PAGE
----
Farm business strategy is not a race, it's a process. It's also essential to being a successful farm operation in today's economy. Business organizations need strategy to guide them in achieving objectives that fulfill their vision and mission. For agriculture producers, the purpose of strategizing is to determine how the farm business will reach its performance targets, outperform challengers, find and maintain competitive advantages and build a long-term competitive position.
Financial economists have developed a process for strategy formulation that is geared to the farm environment. Systematic strategic planning requires a series of steps that farmers must work through in order to conceive a strategic business plan. The order of the steps is somewhat arbitrary because information considered at each point in the process may lead the farm business manager to go back and rethink previous steps of the process.
The basic steps of the strategic process are as follows:
Tina LeBrun and Wayne Schoper
Develop a clear understanding of what should be accomplished in the business and why.
Look outside the farm at the environment in which the business operates in order to identify potential opportunities and threats.
Evaluate the farm business to identify its strengths and weaknesses in terms of being able to compete in its business environment now and in the future.
Review current strategies and evaluate new strategies that appear to fit the situation.
Develop a plan of action for implementing selected strategies.
Identify the factors that are critical to the successful implementation of strategies and methods for frequent monitoring.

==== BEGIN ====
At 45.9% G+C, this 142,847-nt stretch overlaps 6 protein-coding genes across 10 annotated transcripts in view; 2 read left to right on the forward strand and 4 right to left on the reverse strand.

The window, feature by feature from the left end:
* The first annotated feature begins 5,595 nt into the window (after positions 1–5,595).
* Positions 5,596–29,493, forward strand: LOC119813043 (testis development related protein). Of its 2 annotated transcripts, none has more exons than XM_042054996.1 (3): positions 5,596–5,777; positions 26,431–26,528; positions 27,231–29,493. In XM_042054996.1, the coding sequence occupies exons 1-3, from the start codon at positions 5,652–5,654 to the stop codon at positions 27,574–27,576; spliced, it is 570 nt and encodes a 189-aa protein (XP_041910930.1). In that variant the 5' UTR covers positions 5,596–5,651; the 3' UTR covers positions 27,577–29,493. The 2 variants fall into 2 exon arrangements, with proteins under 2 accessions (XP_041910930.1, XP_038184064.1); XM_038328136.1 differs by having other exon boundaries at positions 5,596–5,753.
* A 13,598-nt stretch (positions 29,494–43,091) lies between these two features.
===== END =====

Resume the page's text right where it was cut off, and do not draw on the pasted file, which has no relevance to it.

Each step in strategic planning involves information gathering, reflective thinking and communication. Most farmers gather information, think and communicate with others on a continuing basis. The balance struck among the different steps is the advantage to systematic strategic planning which emphasizes the connection of the steps in the process. One step in strategic planning is SWOT analysis.
SWOT is an acronym for Strengths, Weaknesses, Opportunities and Threats. Using SWOT, the farm business manager can develop strategies that will allow the farm business to use its strengths to capitalize on opportunities and limit threats while minimizing the weaknesses of the business.
To begin a SWOT analysis, the business needs to be broken down into comprehensible chunks. It is useful to group similar parts of the business together into units. A strategic business unit is based on important strategic elements common to each of the parts being grouped. Essentially, the farm business manager assesses what the business offers to its customers. The manager can answer this in a number of different ways. One way is to answer in terms of available resources. Another way is to answer in terms of what markets the business serves or what products the business produces. For instance, the manager of a dairy farm might want to think of its milk produced as one unit and its livestock produced as another unit.
The first half of SWOT concerns the business itself, its internal strengths and weaknesses. These are things that the business can control, such as employees or machinery. Identifying the internal strengths and weaknesses of the business is a two-stage process. The first part is to identify what the business does better than the competition. The second part is to consider how the business does it better. An internal analysis also lists the resources and capabilities that lie behind the strengths and weaknesses. Resources are the physical assets used in the business. While they are important, they are seldom the source of a competitive advantage.
Taking time to think about strategies for your farm business is ever more important each year. Writing out a plan and communicating it with other business partners and family members along with farm advisors goes hand in hand with strategic planning success. All of these components will only better the potential of your farm business for years to come.